A typical example of using more than one approach to conduct the study as in Reclaiming the gift: Indigenous Youth Center-Narratives on Native Language Loss and Revitalization (McCarty, Romero, & Zepeda, 2006), the researchers used participant observation, questionnaires, ethnographic interviews, and collection of school achievement data to enhance the reliability and credibility of the results. 190 in-depth, ethnographic interviews- 144 with adults and 46 with youth in grades four through twelve at five school-community sites in the U.S. Southwest, Beautiful Mountain, Arizona State, together questionnaire, observation and report document were done for this research.
3. Also, discuss the theoretical underpinnings of mixed methods and how they need to be implemented to lead to effective and reliable bilingualism and bilingual education research
3.1. Definition of mixed method. “Mixed methods research is a research design with a methodology and methods.” As a methodology, it includes collecting, analyzing, and mixing qualitative with quantitative approaches at any phase in the research process, from the initial philosophical assumptions to the conclusion of findings. As a method, it focuses on collecting, analyzing, and mixing quantitative with qualitative data in studies (Creswell, & Plano Clack, 2010, p. 18).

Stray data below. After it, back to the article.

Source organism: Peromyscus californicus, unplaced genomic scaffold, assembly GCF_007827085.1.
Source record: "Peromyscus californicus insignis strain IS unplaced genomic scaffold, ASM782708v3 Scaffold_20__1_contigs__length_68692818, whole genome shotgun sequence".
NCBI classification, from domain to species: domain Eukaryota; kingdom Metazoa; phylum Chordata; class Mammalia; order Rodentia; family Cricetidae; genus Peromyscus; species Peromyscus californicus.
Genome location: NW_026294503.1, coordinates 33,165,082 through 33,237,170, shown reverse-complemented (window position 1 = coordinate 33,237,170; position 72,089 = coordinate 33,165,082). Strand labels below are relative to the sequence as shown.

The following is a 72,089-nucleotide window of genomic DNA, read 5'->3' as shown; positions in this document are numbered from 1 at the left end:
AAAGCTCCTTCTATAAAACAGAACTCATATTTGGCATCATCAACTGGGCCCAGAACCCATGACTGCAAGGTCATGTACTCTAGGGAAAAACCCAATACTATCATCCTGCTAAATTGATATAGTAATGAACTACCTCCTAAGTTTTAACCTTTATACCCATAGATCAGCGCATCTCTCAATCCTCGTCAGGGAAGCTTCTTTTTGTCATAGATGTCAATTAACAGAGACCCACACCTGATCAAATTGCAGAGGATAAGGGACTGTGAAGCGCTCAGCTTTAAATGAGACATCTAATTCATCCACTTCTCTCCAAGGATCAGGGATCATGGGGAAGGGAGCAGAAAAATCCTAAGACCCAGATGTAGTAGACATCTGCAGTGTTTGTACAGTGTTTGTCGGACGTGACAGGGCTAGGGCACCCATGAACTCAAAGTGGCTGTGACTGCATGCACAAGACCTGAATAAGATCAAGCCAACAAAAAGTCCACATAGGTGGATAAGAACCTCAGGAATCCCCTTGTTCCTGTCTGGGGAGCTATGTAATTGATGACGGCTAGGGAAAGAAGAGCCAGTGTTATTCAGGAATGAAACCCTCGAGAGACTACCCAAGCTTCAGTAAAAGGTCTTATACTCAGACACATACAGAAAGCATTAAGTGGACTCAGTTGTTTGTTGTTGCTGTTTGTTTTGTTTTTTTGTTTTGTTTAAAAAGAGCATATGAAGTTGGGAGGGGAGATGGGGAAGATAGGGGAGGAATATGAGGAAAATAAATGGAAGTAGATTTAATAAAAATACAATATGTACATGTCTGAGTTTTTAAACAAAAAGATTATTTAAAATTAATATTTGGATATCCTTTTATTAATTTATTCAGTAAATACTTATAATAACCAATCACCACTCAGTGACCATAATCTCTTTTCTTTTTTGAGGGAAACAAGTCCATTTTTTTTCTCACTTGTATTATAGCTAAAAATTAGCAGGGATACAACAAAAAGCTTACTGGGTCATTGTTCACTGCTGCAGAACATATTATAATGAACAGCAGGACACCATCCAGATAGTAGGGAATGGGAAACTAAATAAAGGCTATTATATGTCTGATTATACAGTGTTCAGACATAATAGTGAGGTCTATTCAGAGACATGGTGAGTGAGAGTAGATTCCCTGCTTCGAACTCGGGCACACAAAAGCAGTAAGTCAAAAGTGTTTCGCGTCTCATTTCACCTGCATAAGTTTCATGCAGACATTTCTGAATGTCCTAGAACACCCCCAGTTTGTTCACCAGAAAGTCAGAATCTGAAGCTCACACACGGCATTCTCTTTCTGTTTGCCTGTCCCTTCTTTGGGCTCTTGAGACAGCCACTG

The most well-known approach, mixed methods, has been the convergent design. Scholars started discussing this design as early as the 1970s (e.g., Jick, 1979), and it was probably the most common approach used across the disciplines. “The convergent design was initially conceptualized as a “triangulation” design where the two different methods were used to obtain triangulated results about a single topic” (Creswell, & Plano Clack, 2010, p. 77).